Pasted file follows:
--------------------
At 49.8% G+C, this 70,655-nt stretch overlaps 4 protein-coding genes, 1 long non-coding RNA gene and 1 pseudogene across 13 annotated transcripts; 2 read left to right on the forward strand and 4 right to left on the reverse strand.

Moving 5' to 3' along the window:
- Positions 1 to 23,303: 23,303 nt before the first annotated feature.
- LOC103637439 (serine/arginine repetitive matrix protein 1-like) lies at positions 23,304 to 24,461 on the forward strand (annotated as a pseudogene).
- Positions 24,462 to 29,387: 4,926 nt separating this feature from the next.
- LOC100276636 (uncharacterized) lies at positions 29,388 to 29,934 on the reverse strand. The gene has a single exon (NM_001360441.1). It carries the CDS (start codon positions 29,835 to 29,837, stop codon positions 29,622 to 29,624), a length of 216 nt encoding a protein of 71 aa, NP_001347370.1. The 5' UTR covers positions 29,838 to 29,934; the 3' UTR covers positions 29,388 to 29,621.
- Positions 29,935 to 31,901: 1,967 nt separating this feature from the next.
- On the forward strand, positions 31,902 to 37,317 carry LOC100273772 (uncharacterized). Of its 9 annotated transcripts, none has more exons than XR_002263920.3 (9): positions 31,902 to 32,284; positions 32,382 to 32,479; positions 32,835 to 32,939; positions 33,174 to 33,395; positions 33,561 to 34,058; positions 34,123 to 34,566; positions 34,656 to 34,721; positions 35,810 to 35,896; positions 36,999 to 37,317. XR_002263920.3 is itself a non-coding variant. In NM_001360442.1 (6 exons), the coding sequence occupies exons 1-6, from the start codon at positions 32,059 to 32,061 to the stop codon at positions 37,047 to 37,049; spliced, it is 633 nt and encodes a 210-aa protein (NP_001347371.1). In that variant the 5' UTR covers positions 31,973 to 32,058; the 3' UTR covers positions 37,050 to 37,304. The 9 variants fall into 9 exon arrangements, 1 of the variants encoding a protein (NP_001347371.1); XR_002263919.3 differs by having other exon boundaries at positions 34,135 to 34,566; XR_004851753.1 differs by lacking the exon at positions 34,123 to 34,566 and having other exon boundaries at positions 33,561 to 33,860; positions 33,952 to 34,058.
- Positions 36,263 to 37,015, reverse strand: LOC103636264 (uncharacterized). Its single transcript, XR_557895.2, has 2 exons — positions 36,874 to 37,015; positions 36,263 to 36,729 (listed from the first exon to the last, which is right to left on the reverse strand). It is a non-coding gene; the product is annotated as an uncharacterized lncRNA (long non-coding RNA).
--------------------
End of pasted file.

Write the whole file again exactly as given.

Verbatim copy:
At 49.8% G+C, this 70,655-nt stretch overlaps 4 protein-coding genes, 1 long non-coding RNA gene and 1 pseudogene across 13 annotated transcripts; 2 read left to right on the forward strand and 4 right to left on the reverse strand.

Moving 5' to 3' along the window:
- Positions 1 to 23,303: 23,303 nt before the first annotated feature.
- LOC103637439 (serine/arginine repetitive matrix protein 1-like) lies at positions 23,304 to 24,461 on the forward strand (annotated as a pseudogene).
- Positions 24,462 to 29,387: 4,926 nt separating this feature from the next.
- LOC100276636 (uncharacterized) lies at positions 29,388 to 29,934 on the reverse strand. The gene has a single exon (NM_001360441.1). It carries the CDS (start codon positions 29,835 to 29,837, stop codon positions 29,622 to 29,624), a length of 216 nt encoding a protein of 71 aa, NP_001347370.1. The 5' UTR covers positions 29,838 to 29,934; the 3' UTR covers positions 29,388 to 29,621.
- Positions 29,935 to 31,901: 1,967 nt separating this feature from the next.
- On the forward strand, positions 31,902 to 37,317 carry LOC100273772 (uncharacterized). Of its 9 annotated transcripts, none has more exons than XR_002263920.3 (9): positions 31,902 to 32,284; positions 32,382 to 32,479; positions 32,835 to 32,939; positions 33,174 to 33,395; positions 33,561 to 34,058; positions 34,123 to 34,566; positions 34,656 to 34,721; positions 35,810 to 35,896; positions 36,999 to 37,317. XR_002263920.3 is itself a non-coding variant. In NM_001360442.1 (6 exons), the coding sequence occupies exons 1-6, from the start codon at positions 32,059 to 32,061 to the stop codon at positions 37,047 to 37,049; spliced, it is 633 nt and encodes a 210-aa protein (NP_001347371.1). In that variant the 5' UTR covers positions 31,973 to 32,058; the 3' UTR covers positions 37,050 to 37,304. The 9 variants fall into 9 exon arrangements, 1 of the variants encoding a protein (NP_001347371.1); XR_002263919.3 differs by having other exon boundaries at positions 34,135 to 34,566; XR_004851753.1 differs by lacking the exon at positions 34,123 to 34,566 and having other exon boundaries at positions 33,561 to 33,860; positions 33,952 to 34,058.
- Positions 36,263 to 37,015, reverse strand: LOC103636264 (uncharacterized). Its single transcript, XR_557895.2, has 2 exons — positions 36,874 to 37,015; positions 36,263 to 36,729 (listed from the first exon to the last, which is right to left on the reverse strand). It is a non-coding gene; the product is annotated as an uncharacterized lncRNA (long non-coding RNA).